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.: Home > Journal of Animal Science > 2009 > Volume 87 Number 12 > P. A. Beck*, C. B. Stewart*, H. C. Gray*, J. L. Smith* and S. A. Gunter**

Effect of wheat forage maturity and preservation method on forage chemical composition and performance of growing calves fed mixed diets

P. A. Beck*, C. B. Stewart*, H. C. Gray*, J. L. Smith* and S. A. Gunter**
* University of Arkansas, Division of Agriculture, Southwest Research and Extension Center, Hope 71801; and ** USDA-ARS Southern Plains Range Research Station, Woodward, OK 73801
Abstract :

Three 2.4-ha wheat (Triticum aestivum L.) fields were used totest the effects of maturity at harvest (boot vs. dough) andpreservation method (hay vs. silage) on forage yield, chemicalcomposition, and animal performance when fed in mixed diets.Forages were incorporated into 4 diets in a 2 x 2 factorialarrangement of treatments with hominy feed, soybean hulls, andcottonseed meal as the primary concentrate ingredients. In Exp.1 diets contained 20% wheat forage (DM basis) and were fed to96 beef calves (n = 48 steers and 48 heifers; initial BW 229± 6.0 kg) in 12 mixed-sex pens. In Exp. 2 diets contained40% wheat forage (DM basis) and were fed to beef steers (n =48; initial BW 198 ± 6.8 kg) in 12 pens. These dietswere also individually fed to 32 calves (Exp. 1, n = 16, BW= 187 ± 9.4 kg; Exp. 2, n = 16 calves, BW = 160 ±8.2 kg) to determine DM and NDF digestibility and gastrointestinaltract passage kinetics. Advanced maturity increased (P <0.01) DM yield, decreased (P < 0.01) CP concentrations, andtended (P = 0.10) to increase nonfiber carbohydrate concentrations,but did not affect (P >=0.22) NDF, ADF, or TDN concentrations.Maturity at harvest, preservation method, or their interactiondid not affect (P >=0.15) ADG when wheat forage was fed as 20or 40% of the diet. When calves were fed the 40% wheat foragediets, maturity at harvest did not affect (P >=0.27) DMI or G:F.Calves fed 40% hay diets consumed more (P = 0.04) feed DM asa percentage of BW than calves fed silage diets, but tended(P = 0.09) to be less efficient. With 20 or 40% wheat foragediets, there were no differences (P >=0.13) in passage rate,ruminal retention time, or fecal output due to maturity or preservationmethod. Digestibility of DM tended (P = 0.07) to be greaterfor silage than hay diets when fed in 20% wheat forage diets.Dry matter and NDF digestibility of 40% boot-stage wheat foragediets were greater (P < 0.01) than diets containing forageharvested in dough stage. Forty percent hay diets also tended(P = 0.07) to have greater DM digestibility, and NDF digestibilitywas greater (P < 0.01) compared with silage diets. Althoughdifferences in performance were not noted in the present experiments,increased maturity at harvest and preservation as silage cancause differences in DMI and digestibility of DM and NDF indiets containing 40% wheat forage.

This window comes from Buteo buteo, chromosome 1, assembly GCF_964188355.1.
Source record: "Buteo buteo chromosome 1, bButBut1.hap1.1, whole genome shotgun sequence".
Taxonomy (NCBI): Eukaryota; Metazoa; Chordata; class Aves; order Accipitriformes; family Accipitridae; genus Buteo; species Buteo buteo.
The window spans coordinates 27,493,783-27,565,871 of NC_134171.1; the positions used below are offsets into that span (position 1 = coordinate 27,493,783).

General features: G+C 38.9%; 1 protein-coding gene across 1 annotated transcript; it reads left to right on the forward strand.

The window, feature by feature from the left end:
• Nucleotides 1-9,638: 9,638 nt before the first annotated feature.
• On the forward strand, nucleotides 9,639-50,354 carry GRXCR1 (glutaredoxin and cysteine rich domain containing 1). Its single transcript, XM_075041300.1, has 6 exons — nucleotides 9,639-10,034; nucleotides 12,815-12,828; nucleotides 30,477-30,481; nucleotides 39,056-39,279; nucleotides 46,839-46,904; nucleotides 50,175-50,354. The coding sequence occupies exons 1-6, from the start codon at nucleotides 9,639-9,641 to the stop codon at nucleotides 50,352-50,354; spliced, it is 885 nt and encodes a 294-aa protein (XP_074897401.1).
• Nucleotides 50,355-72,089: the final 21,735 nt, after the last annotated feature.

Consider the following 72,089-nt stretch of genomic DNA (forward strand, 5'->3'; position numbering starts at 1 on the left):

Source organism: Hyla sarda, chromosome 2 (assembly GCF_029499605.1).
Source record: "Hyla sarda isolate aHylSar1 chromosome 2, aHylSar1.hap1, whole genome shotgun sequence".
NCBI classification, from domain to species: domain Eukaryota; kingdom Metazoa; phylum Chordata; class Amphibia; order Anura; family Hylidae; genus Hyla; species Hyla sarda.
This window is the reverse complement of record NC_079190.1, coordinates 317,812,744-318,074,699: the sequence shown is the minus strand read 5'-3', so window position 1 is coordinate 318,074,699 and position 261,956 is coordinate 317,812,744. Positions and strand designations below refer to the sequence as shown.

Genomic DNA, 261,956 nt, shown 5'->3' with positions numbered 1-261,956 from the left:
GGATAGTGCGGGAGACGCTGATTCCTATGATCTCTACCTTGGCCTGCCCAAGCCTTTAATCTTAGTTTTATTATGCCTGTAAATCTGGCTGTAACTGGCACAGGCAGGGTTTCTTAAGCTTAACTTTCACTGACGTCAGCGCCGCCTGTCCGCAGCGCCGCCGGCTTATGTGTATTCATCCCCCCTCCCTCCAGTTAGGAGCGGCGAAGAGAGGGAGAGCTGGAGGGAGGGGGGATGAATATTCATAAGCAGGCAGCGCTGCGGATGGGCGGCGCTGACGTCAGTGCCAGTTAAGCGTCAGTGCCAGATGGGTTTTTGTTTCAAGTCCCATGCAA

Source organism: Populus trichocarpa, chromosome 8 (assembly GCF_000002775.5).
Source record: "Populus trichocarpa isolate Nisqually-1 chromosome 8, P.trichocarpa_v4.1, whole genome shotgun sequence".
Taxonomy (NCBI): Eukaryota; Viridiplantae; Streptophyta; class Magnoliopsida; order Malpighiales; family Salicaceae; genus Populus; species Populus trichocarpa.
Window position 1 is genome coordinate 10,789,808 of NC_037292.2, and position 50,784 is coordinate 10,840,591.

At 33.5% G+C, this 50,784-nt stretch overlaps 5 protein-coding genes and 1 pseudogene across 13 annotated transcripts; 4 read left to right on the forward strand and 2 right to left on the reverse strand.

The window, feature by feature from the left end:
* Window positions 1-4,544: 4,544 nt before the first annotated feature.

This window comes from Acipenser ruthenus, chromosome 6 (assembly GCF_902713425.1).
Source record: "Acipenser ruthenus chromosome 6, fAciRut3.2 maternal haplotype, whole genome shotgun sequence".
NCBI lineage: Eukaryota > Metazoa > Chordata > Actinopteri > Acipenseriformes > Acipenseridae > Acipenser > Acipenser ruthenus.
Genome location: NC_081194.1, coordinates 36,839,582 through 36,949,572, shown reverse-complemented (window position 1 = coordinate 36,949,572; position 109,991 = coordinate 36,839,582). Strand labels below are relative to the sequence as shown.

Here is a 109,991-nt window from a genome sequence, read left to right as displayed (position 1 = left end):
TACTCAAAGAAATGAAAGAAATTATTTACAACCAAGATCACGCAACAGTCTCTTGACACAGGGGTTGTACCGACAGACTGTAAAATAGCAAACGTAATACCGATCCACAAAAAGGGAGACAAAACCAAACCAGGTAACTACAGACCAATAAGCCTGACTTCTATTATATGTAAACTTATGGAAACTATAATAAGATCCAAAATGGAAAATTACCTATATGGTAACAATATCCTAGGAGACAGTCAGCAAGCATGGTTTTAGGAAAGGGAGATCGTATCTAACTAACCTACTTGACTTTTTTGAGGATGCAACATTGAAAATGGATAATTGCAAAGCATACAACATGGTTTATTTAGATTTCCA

Keywords :
cattle, forage quality, hay, silage, Triticum aestivum L

Date Deposited : 11 Jan 2011 15:53

Last Modified : 11 Jan 2011 15:53

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Volume 87, Number 12, December 2009

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